“A virus knows no borders. Climate knows no borders. Solutions to these crises require a new type of collective action to innovate beyond borders and beyond barriers.” The words of Kate Wilson, executive director for Climate Change and Sustainability for the NSW Government and co-founder and chair of The Lens’ Board, spoken today at the launch of the Collective Action Project (CAP), which aims to ‘replace closed, proprietary innovation knowledge with open, reusable and shareable public knowledge’.
Universal access to these resources will more easily allow for an exponential growth in the development of new solutions that can tackle some of the world’s biggest challenges.
“In spite of the extraordinary progress of science, it cannot solve these problems alone. Science must be integrated and coordinated with diverse capabilities, including those of government, business, and civil society, in all countries and regions, to have a better chance at finding solutions,” said Richard Jefferson, Founder and CEO of The Lens, who lead the CAP project. “The world needs informed actors, aligned and coordinated capabilities; no one must be left out.”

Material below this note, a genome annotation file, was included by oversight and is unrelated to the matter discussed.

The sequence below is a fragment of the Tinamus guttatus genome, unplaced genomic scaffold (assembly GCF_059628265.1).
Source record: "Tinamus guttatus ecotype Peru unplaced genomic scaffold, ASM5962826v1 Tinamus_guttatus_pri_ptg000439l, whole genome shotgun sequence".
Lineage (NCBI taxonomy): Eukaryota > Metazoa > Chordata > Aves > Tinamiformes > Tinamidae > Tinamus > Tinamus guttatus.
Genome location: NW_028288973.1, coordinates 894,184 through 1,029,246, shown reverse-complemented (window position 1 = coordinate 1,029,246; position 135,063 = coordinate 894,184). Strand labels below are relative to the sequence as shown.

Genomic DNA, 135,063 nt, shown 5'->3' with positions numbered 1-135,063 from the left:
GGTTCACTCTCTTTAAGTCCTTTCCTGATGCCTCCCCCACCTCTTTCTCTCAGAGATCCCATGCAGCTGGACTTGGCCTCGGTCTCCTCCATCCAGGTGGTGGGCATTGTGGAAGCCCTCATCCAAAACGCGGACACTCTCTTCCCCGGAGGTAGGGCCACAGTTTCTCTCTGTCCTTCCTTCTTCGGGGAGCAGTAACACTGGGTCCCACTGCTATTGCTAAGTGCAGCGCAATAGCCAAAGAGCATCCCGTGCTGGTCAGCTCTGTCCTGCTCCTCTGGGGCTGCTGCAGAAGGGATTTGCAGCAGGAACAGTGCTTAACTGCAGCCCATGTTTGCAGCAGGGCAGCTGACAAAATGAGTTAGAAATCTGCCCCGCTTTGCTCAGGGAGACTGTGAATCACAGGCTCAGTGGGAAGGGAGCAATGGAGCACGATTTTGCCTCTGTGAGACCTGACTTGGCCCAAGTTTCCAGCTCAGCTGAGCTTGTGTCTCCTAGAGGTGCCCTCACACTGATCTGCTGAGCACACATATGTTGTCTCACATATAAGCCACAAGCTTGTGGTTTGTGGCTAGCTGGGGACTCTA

This is an information revolution that will tap in to the hundreds of millions of global patents, genetic sequences, and research publication records available via The Lens, the world’s largest science and technology resource of open data. The World Trade Organization, UNEP, and WHO are among those who have contributed to the development of CAP.
“The mission of The Lens is to democratise science, to democratise knowledge and make it as easy as possible for academics, researchers and entrepreneurs in all parts of the world to have access to the tools that they need to make the innovations that are relevant and necessary for the areas they live in,” added the World Health Organization (WHO) Chief Scientist, Soumya Swaminathan.
Find out more about the Collective Action Project.